Part of that Home Forward lens is creating of a new strategic plan, Mathews said, which will be released in about a year. That means a lot of internal work with staff, the Home Forward board, residents and community partners to fine-tune the framework of the new plan.

“We want to be the best we can possibly be,” she said. “Everyone who takes a paycheck from Home Forward is an ambassador for affordable housing and quality of life.”

There’s also a lot more positive energy at the national HUD level with the new Democratic administration, she said.

“They are extremely responsive to supporting and giving housing authorities what they need to work on addressing local solutions for affordable housing,” she said. “It certainly warms our heart. It’s a big sigh of relief.”

Mathews grew up in rural South Carolina and said the first time she experienced quality housing was when she went to college. She had great parents, but both had low levels of education and though they worked hard, it was never enough to secure stable housing.

“We were truly the working poor,” she said. “They made a dollar too much to qualify for any type of government assistance or anything like that, but it also left us with missing some of the basic necessities, and that was housing.”
Mathews was able to go to college because of a basketball scholarship to Newberry College, a small liberal arts college in her home state.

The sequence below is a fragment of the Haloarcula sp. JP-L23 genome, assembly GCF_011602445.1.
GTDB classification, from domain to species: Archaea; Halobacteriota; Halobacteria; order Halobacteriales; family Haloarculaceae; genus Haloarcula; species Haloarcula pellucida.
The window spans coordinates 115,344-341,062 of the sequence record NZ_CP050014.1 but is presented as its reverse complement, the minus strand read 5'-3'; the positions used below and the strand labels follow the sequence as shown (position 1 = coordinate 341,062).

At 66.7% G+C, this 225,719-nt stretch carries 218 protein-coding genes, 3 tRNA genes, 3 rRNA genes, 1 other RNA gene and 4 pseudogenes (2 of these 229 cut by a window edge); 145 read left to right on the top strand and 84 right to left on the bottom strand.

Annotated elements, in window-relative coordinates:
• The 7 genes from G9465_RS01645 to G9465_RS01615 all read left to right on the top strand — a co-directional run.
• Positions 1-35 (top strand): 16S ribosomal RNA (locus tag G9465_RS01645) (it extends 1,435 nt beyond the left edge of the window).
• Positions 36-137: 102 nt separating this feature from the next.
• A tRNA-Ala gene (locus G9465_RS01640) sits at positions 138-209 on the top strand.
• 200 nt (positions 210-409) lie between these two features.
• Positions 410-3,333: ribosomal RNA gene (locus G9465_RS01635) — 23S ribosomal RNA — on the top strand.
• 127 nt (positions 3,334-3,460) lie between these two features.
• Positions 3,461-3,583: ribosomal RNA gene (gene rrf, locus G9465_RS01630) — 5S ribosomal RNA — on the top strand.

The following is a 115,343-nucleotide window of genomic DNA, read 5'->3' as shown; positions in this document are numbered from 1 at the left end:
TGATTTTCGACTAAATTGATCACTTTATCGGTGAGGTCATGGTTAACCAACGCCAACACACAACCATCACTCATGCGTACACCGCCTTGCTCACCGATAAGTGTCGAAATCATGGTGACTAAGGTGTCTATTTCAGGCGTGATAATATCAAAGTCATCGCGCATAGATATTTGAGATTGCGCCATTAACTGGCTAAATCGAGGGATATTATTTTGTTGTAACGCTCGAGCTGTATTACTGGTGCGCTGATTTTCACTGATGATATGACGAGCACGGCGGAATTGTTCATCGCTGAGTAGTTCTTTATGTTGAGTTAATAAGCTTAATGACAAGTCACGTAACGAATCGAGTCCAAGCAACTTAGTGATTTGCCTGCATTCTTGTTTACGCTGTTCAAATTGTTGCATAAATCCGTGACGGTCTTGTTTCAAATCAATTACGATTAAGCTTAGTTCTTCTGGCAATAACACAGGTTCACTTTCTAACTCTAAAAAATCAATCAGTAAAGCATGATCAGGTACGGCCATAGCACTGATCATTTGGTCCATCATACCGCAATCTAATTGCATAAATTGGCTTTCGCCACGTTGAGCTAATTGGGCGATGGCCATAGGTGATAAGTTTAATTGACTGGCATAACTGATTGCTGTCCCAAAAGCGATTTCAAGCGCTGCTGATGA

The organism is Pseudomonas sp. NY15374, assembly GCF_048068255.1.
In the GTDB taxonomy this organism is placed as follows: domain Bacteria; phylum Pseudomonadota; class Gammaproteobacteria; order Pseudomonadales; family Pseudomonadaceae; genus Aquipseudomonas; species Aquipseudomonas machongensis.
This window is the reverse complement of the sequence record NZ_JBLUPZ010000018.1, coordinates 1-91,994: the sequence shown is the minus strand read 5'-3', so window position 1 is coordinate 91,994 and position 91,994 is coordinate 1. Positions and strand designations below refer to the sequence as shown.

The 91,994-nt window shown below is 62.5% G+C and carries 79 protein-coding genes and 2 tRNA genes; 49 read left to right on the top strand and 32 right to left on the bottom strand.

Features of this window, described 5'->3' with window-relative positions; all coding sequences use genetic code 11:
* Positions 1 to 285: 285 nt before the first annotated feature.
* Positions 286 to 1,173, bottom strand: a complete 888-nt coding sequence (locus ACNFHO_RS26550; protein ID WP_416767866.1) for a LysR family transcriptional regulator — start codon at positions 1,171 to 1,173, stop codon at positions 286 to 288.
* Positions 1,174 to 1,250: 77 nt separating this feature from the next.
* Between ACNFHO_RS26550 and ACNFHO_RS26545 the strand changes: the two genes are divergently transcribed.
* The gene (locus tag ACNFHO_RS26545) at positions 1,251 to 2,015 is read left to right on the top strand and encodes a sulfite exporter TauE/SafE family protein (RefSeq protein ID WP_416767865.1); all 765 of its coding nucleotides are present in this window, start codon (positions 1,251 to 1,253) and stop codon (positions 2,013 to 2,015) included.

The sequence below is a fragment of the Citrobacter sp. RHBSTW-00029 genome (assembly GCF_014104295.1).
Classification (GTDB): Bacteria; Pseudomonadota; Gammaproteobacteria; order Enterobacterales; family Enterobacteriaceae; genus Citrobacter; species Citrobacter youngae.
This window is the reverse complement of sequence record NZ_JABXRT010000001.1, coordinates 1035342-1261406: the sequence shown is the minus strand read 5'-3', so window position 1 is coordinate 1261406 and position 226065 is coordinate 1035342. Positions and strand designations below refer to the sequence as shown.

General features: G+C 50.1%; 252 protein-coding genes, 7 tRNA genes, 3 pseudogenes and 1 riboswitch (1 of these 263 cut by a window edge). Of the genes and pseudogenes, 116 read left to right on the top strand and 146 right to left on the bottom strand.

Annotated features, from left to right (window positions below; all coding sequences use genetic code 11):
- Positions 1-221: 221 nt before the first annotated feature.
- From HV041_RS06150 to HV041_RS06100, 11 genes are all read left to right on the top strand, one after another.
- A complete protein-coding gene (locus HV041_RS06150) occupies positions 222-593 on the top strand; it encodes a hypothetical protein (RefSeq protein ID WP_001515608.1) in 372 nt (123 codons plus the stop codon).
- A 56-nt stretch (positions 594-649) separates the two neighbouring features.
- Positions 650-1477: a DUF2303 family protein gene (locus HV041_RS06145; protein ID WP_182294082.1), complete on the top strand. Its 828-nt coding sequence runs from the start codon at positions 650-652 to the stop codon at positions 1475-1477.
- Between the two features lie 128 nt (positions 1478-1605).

“That was really the gateway for transforming and transitioning my life,” she said “When I was in college I did a lot of volunteer work through my basketball team with children who lived in affordable housing through the local housing authority.”

Through that program she worked with the local housing authority in mentorship and afterschool programs.
“I always felt a strong connect with the families there and the children because I knew exactly their life experiences because I had lived those experiences,” she said.

Because of her volunteer work, at her college graduation Mathews was surprised to be named the recipient of the Algernon Sydney Sullivan Award for excelling in community service, one more sign of the direction her life was to take.

“I had no idea this award was even given until my name was called at graduation and was totally a shock to me,” she said. “So these were the kind of things that overlaid my purpose.”

Mathews majored in sociology, which she said helped her understand her own life and her journey.

“It made me more focused on reaching those goals that could transform my life, having been a first generation college student,” she said. “I knew this would be an opportunity for me to change the trajectory of my life and then my children’s and their children’s children.”

After graduation, Mathews landed a job working in compliance for the Aiken Housing Authority in Aiken, S.C., where she looked at all the federal regulations in specific programs to make sure there are standard operating procedures, that staff is property trained and getting feedback from residents.

“Working in that arena I felt like it was a way to advocate for families,” she said, noting that federal regulations can be interpreted in different ways.

“So I helped people in that role, helped people understand that sometimes you are dealt these cards, that some of us, like myself, were born into poverty,” she said, as well as having health issues or the need for older people to age in place.

“We all need a place to call home,” she said.

--Beverly Corbell